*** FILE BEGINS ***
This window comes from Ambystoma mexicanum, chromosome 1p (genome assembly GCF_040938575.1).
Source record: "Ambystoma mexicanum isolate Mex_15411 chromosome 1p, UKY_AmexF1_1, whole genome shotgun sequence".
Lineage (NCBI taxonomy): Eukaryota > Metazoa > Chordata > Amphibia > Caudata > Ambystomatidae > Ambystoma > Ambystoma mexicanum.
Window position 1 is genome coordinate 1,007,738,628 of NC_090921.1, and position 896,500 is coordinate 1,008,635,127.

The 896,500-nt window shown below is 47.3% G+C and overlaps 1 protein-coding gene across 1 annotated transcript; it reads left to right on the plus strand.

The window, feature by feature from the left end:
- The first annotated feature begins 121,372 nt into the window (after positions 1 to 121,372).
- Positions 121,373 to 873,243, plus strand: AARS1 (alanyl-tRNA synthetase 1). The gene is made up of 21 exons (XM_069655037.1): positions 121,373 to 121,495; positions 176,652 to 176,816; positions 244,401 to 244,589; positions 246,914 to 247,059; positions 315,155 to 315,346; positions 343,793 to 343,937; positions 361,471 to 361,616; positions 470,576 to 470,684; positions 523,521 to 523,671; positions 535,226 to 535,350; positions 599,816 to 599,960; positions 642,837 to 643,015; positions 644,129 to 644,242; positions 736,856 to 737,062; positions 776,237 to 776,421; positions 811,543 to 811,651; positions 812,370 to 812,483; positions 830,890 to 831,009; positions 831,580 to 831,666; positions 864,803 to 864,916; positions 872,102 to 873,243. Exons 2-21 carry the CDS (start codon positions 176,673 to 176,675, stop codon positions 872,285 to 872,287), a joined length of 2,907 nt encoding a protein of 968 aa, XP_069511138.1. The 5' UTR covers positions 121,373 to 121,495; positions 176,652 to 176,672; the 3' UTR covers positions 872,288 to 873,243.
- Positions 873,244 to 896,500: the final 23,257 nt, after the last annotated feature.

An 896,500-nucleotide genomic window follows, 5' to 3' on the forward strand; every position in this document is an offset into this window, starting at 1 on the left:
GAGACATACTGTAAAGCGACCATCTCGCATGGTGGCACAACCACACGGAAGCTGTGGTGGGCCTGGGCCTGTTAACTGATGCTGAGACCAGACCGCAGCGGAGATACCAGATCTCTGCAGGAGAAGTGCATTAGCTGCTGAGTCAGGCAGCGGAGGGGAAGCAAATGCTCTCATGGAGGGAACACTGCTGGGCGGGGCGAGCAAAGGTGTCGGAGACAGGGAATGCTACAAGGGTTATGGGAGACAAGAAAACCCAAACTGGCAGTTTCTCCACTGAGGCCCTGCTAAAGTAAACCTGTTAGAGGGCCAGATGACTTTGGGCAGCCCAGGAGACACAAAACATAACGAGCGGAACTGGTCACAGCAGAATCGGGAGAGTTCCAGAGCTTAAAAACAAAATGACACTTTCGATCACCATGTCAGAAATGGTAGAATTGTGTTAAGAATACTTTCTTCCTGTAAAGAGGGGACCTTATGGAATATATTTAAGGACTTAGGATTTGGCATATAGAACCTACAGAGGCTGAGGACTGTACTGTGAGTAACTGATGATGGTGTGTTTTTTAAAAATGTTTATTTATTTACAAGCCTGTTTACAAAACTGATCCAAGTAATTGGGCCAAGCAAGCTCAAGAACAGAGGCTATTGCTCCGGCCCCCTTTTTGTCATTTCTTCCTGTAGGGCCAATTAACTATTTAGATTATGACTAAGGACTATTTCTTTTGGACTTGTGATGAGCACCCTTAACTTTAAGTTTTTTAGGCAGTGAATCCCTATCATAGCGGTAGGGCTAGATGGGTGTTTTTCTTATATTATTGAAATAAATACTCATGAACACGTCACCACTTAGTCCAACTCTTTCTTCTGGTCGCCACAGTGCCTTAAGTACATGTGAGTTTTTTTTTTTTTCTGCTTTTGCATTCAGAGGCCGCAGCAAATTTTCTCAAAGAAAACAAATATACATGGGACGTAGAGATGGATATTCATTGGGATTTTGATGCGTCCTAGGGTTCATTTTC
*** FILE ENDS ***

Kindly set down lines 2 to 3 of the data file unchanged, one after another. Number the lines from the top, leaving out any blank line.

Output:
Source record: "Ambystoma mexicanum isolate Mex_15411 chromosome 1p, UKY_AmexF1_1, whole genome shotgun sequence".
Lineage (NCBI taxonomy): Eukaryota > Metazoa > Chordata > Amphibia > Caudata > Ambystomatidae > Ambystoma > Ambystoma mexicanum.